President Vest's Charge to the Graduates
Thank you, Aileen. . . It is a moving experience to receive a gift from the class at a moment like this-after all we've put you through!
I like to think of it as an indication of the high regard that you all have for MIT-something that another visitor from Washington commented on a few years ago.
Several years ago, Walter Mondale came here to speak. He reported later that as his car was driving up Amherst Alley to Kresge, he was surrounded by a crowd of cheering students who really seemed to love this place. . . because, he said, they were all shouting "Tech is Swell!"
RitualOnce again we are gathered to celebrate accomplishment, heritage, and passage. It may, perhaps, seem odd that a community so dedicated to the future, and so permeated by scientific objectivity, comes together donning strange and colorful medieval regalia. But indeed it is fitting, and seemingly fulfilling of deep human needs, that such rituals take place.
This ritual reminds us of the continuity-through the ages of discovery and learning-of our role in an unbroken, centuries-old chain of human accomplishment . . . achievements of mind and of spirit.
But above all, it celebrates your accomplishments during your student years.
This is not to say that the accomplishment of graduation from MIT is yours alone, however! There are those parents, family, friends, spouses, and children who have supported and sustained you. You will recognize them today by their smiles, brought about by their great pride in your accomplishments . . . and also by a sense of great and immediate relief to their bank accounts.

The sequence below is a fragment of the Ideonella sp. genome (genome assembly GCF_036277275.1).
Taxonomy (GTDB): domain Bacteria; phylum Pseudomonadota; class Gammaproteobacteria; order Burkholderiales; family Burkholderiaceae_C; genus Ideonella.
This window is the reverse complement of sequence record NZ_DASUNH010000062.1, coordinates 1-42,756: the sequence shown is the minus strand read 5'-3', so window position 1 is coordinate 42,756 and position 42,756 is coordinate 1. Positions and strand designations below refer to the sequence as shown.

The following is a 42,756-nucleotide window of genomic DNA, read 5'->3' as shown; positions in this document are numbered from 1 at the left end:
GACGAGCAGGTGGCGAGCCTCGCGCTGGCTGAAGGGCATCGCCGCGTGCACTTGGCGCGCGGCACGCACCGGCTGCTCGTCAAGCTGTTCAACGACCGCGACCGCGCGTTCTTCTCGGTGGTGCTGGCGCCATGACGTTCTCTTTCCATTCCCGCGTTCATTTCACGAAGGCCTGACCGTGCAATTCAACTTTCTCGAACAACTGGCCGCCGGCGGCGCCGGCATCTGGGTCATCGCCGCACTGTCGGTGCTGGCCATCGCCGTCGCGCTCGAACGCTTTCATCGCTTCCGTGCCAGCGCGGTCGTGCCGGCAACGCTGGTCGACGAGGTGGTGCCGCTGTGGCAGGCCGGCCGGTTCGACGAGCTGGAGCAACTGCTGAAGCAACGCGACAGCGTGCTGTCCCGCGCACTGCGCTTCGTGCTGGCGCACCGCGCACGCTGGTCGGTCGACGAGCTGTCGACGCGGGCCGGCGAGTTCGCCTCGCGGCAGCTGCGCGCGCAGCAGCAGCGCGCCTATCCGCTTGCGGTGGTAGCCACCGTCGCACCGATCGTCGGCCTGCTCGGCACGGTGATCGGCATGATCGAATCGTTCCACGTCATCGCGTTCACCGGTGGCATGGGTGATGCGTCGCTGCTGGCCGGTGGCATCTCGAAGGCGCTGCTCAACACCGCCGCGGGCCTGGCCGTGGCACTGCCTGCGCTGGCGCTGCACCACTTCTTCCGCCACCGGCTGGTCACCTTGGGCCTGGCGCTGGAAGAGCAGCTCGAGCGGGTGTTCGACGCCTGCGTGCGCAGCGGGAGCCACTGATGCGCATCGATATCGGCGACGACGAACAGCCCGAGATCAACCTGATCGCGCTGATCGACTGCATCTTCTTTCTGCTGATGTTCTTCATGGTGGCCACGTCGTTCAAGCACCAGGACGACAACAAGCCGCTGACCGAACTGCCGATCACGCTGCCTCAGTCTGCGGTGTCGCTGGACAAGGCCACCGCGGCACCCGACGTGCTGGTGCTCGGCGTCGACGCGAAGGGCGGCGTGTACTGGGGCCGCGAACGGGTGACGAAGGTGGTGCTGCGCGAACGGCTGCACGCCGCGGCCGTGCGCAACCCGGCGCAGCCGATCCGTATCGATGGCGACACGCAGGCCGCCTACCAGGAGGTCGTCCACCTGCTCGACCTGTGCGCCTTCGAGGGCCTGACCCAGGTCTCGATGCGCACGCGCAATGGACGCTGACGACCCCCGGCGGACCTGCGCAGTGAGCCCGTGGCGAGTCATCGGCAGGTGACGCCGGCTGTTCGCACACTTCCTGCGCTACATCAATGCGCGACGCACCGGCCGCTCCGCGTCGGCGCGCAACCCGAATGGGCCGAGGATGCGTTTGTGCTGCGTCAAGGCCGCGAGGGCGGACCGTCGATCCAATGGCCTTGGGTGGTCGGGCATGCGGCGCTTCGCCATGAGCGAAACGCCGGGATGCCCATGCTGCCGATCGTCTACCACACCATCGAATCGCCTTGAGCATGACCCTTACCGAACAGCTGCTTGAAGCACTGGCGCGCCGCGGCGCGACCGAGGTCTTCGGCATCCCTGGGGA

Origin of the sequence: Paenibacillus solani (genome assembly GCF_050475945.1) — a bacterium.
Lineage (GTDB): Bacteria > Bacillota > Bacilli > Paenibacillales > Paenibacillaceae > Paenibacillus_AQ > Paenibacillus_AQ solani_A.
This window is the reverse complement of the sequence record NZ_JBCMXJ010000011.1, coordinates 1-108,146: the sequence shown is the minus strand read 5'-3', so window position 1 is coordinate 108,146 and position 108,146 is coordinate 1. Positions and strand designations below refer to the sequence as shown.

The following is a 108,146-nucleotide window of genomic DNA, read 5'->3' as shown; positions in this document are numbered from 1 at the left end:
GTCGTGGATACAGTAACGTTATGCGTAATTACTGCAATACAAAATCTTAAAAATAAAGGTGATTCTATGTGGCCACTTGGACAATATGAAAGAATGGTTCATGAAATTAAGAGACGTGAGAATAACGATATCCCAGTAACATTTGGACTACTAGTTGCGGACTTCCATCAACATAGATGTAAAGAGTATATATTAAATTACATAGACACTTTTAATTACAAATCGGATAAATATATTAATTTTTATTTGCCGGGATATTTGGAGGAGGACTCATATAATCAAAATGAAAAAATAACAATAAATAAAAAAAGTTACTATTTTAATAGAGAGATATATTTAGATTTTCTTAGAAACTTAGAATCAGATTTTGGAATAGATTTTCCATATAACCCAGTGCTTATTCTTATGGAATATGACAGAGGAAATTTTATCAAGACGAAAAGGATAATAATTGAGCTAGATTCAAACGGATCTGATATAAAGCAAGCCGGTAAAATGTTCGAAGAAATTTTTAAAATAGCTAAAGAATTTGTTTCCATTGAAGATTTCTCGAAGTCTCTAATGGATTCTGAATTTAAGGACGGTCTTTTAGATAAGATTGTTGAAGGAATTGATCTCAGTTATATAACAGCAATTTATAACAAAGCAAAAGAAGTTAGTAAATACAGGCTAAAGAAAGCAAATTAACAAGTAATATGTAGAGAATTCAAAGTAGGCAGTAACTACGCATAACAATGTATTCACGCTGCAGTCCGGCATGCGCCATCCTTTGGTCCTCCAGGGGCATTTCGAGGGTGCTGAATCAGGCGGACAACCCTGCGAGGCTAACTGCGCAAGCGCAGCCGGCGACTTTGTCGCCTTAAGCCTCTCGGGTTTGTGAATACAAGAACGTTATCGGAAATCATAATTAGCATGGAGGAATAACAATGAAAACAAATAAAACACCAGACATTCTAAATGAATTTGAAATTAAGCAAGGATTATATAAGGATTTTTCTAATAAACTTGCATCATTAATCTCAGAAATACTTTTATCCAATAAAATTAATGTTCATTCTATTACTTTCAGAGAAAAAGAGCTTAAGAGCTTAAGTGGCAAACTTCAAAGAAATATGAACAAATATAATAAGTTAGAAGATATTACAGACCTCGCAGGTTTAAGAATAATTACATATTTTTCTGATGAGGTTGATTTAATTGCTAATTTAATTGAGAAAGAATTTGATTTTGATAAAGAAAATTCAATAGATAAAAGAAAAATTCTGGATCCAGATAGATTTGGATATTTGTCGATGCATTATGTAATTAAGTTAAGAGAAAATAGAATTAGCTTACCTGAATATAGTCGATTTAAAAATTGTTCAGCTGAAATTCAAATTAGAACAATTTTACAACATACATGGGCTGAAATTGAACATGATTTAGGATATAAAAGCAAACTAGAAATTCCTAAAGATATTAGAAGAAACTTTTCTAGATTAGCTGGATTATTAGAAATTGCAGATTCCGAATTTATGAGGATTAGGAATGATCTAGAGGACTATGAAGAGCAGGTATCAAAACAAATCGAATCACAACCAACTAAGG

Let us, then, express our deep appreciation to all who have come to Cambridge today to join in your commencement ceremony. Will you, the graduates, please rise and give them the applause they so richly deserve.
It is also especially wonderful to have all the babies and small children here to see their mothers and fathers graduate. They too are welcome. And as this ceremony stretches onward, I give them my special presidential approval to comment upon the proceedings. . . at any time and in any manner they see fit.
MilestonesI would like to take a moment to recognize some other special graduates of MIT who are with us today. They are the members of the Class of 1942-the fifty year class-and the Class of 1967, celebrating their twenty-fifth reunion. You will recognize them by the red or gray jackets they are wearing-along with a certain look of wonder that time has passed so quickly since they were in your shoes.
Time has passed quickly. . . and it has brought extraordinary change along with it.
Fifty years ago, in 1942, we were in the midst of the Second World War. MIT had been called to national service to help develop radar. . . and drew mathematicians, physicists, electrical engineers, and others from throughout the nation to the Radiation Laboratory. . . students moved through here in double time. . . it was a time of crisis for the country, and the world, and MIT responded.
Twenty-five years ago, MIT was still at the forefront of discovery and achievement, but it was facing difficult times of a different sort. How many members of the Class of 1967 remember Jerry Lettvin and Timothy Leary debating a person's right to "turn on, tune in, and drop out"? It was a time when young people were questioning the lifestyles and cultural values of their parents. . . a time when the country was divided over the Vietnam War. . . a time when riots rocked cities throughout the nation.